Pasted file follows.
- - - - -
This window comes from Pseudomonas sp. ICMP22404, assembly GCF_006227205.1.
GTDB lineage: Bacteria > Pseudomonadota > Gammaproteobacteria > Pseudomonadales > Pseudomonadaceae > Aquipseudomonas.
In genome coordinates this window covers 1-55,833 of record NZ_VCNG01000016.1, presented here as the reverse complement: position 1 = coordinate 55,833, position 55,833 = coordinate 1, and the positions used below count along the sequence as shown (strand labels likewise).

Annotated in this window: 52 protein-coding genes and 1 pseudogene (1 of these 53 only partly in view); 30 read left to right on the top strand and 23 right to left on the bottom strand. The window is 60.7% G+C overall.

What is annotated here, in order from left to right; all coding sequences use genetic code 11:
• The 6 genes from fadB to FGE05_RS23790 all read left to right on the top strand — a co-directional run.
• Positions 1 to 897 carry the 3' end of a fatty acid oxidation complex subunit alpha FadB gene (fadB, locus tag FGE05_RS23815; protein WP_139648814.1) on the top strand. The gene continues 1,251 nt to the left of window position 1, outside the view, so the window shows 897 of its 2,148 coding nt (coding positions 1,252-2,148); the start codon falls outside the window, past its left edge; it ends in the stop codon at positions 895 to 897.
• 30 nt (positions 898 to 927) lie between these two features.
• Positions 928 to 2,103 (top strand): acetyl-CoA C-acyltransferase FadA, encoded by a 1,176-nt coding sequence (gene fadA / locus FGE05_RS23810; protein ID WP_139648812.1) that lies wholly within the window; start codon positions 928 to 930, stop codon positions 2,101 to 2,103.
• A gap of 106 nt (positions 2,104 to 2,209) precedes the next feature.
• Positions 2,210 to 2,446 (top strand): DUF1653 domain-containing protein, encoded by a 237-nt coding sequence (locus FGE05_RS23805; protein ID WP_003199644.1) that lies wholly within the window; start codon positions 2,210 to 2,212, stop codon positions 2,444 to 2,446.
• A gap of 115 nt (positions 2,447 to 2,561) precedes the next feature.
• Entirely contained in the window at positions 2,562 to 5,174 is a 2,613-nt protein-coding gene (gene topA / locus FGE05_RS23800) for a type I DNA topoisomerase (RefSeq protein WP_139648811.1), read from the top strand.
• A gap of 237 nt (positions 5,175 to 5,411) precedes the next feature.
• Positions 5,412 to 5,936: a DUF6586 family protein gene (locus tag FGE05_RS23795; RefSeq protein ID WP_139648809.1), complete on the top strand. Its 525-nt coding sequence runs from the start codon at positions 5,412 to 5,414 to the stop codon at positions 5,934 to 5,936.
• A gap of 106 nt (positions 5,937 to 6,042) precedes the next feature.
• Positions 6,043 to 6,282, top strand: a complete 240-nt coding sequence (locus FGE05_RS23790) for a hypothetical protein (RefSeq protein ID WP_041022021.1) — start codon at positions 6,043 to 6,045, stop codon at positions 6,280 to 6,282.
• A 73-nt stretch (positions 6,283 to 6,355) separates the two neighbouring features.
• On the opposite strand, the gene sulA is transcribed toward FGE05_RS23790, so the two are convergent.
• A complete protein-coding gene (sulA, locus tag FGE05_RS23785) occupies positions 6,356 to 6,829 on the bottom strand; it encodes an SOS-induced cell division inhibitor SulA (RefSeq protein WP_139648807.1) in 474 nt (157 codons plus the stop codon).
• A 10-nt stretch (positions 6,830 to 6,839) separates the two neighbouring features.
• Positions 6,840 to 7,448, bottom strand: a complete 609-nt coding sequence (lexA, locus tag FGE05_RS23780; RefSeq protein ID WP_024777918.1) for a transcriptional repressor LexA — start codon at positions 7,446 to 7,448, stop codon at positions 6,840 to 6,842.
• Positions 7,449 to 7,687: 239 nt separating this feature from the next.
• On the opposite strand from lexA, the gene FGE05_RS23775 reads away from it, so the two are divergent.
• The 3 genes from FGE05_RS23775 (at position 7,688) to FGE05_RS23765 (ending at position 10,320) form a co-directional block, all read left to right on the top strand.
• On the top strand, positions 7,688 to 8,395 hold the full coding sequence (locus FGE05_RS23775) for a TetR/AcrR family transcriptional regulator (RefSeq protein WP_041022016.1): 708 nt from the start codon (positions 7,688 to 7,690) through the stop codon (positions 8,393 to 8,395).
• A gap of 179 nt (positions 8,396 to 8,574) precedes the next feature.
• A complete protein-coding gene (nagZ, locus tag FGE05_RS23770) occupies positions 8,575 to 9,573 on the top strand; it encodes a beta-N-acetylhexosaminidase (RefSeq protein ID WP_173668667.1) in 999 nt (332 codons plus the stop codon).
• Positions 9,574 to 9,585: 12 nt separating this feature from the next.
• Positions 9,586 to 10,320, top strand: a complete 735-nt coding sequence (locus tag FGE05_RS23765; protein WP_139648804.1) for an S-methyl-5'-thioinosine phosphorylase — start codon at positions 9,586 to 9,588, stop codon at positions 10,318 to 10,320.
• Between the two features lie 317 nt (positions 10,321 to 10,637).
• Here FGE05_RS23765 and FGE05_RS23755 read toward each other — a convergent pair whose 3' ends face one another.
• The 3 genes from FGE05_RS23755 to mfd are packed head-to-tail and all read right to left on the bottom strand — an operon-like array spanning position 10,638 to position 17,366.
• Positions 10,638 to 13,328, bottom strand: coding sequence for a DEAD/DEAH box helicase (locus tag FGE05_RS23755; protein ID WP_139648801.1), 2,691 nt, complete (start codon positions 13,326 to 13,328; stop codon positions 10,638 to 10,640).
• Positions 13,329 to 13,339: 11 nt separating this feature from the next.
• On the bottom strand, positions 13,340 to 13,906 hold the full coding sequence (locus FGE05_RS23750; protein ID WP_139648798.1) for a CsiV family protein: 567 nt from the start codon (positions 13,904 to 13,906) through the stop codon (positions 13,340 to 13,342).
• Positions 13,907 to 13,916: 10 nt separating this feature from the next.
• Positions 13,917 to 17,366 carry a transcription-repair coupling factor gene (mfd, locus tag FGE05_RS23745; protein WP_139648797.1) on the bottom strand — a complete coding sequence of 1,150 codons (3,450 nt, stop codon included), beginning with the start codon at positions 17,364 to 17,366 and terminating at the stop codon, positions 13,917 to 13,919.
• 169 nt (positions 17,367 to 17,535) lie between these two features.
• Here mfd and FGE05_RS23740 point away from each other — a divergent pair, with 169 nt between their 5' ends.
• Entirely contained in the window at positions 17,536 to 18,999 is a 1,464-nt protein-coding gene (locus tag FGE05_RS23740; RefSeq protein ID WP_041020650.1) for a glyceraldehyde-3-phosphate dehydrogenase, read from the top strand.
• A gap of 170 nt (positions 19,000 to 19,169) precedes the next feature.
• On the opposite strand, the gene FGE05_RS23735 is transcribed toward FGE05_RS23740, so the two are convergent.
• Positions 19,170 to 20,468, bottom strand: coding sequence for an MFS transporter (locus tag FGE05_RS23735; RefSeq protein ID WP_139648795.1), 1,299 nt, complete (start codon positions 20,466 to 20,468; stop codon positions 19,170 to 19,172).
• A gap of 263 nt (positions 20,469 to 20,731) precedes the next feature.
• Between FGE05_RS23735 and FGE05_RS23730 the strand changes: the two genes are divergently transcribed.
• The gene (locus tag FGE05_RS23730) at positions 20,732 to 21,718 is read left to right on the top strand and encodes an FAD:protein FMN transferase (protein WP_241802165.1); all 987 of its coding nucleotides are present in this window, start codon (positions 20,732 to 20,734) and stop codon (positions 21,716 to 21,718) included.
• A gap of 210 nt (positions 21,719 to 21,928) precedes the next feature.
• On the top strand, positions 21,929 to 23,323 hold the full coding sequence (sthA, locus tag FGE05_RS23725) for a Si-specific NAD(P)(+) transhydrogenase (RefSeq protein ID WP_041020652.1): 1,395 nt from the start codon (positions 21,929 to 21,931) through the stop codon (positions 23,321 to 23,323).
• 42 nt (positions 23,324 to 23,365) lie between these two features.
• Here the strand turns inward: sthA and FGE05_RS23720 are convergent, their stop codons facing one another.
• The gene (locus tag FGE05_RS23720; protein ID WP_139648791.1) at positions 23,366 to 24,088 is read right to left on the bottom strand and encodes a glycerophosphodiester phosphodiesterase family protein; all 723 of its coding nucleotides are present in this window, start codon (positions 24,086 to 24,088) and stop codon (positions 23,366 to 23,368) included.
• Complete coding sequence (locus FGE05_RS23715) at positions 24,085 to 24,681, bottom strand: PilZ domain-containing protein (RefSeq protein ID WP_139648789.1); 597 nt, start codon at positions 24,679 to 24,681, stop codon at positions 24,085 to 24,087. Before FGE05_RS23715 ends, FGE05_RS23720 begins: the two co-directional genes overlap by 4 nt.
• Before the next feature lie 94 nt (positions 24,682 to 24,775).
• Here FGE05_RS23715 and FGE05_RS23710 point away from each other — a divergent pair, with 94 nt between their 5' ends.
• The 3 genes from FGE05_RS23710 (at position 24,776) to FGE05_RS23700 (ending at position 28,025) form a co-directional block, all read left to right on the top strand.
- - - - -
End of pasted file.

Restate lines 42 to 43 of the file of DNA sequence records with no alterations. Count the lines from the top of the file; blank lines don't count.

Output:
• A gap of 170 nt (positions 19,000 to 19,169) precedes the next feature.
• On the opposite strand, the gene FGE05_RS23735 is transcribed toward FGE05_RS23740, so the two are convergent.